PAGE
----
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EU Regulation: the children at play

2013-10-21 21:32:56

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Today, as a special treat, the boys and girls in Open Europe are telling us that the top "100 EU laws" cost the UK economy £27.4 billion a year. This, they aver, "is more than what the UK Treasury expects to raise in revenue from Council Tax this year (£27 billion)".

Before they go any further, though, someone should take them aside and tell them that the Treasury doesn't raise any money through Council Tax. This is a local tax, collected by local authorities, something every householder in the country knows, but apparently not the children in OE.

However, this facile display of ignorance sets the tone for a self-important "briefing note", where the children presume to instruct their seniors (if not their betters) as to the cost of EU regulation, so that Mr Cameron might be better informed when he goes to Brussels this week "to discuss ways to improve growth and competitiveness across Europe".

Problematically, though, of their list of "100 EU laws", by far the majority of cost is incurred from regulation bearing the EU label, but which is either of UK or global origin, or regulation which has taken the place of national law.

Of this, at last, the boys and girls of OE seem dimly aware, noting that "it would be wrong to assume that these regulatory costs would magically disappear if the UK were to leave the EU". It's taken them long enough to realise this but, at last, the penny (or euro cent?) is beginning to drop.

"The UK Government", trill the children, "would probably want to keep a good number of these laws in part or in full – anti-discrimination laws, some health and safety rules, food safety standards, and so forth".

Nevertheless, it is difficult to suppress a smile when they tell us with all the gravitas of a three-year-old telling us that poo is brown, that "the best way to achieve substantial cuts to the cost of these regulations to the UK economy is to renegotiate them thoroughly at the EU level".

Diving straight into their fabulous list, we thus see their number one as the CRD IV package, which is slated as costing £4.5 billion annually to implement, but bringing a "recurring benefit" of £15.25 billion.

If we slip down to the bottom of the list where the totals hide, we see the total cost of the "EU" law set at £27.42 billion, while the gross benefit is costed a £57.1 billion. In other words – according to the figures on which the OE relies - we actually save £30 billion by adopting the top 100 EU laws. And these, they want to "renegotiate"?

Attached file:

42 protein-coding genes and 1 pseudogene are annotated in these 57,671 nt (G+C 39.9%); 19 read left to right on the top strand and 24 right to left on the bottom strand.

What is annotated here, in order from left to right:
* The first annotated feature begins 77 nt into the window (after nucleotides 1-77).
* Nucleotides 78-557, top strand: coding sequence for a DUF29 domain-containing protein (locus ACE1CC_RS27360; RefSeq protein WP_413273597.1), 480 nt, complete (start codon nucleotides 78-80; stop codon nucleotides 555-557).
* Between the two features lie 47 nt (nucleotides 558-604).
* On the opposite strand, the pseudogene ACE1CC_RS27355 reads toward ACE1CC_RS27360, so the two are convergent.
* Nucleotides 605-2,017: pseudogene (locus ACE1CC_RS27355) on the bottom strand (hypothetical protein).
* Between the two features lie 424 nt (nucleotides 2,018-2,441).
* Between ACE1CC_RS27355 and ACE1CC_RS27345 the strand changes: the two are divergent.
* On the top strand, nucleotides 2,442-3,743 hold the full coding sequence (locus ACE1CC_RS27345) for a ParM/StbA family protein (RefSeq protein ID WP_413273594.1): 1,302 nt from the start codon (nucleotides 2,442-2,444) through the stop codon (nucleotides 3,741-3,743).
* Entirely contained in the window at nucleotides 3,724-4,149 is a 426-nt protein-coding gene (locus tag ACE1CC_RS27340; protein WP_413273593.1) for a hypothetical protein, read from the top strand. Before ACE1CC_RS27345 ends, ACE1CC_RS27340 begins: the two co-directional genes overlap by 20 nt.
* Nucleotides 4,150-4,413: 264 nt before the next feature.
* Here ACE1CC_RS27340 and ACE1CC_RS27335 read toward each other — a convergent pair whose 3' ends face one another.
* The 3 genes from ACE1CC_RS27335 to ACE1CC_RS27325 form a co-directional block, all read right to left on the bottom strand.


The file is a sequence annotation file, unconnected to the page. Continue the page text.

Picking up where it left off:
It is elsewhere, though, that the boys and girls also have trouble. Never sullying their tender little brains with reading the harsh words of the EU Referendum blog, they do not appear to understand that their number one hit, the CRD IV package stems almost entirely from the Basel III agreement, negotiated with our global banking partners via the Basel Committee on Banking Supervision.

Most certainly, the EU has indulged in a degree of tweaking and applied its own brand of "gold plating", but if we were ever to seek to renegotiate the package thoroughly, it would not be at the EU level but in the secretive offices of the Basel Committee. This is global standard setting.  It is not "EU law" - the "colleagues" are only the middle-men.

Next on the list is Working Time Regulations, based on Directive 2003/88/EC, which the children also want to pin entirely on "Europe". They ignore the fact that the core requirements are based on ILO conventions which we would have adopted anyway, or something very much like it. As for the considerable "gold plating", we could deal with this without ever having to leave these shores.

Then we come to item three, the inclusion of which most adequately shows up the limited horizons of the OE boys and girls. Solemnly, they tell us that the EU "Climate and Energy Package" is costing us £3.3 billion a year, but gives us a recurring benefit of £20.4 billion.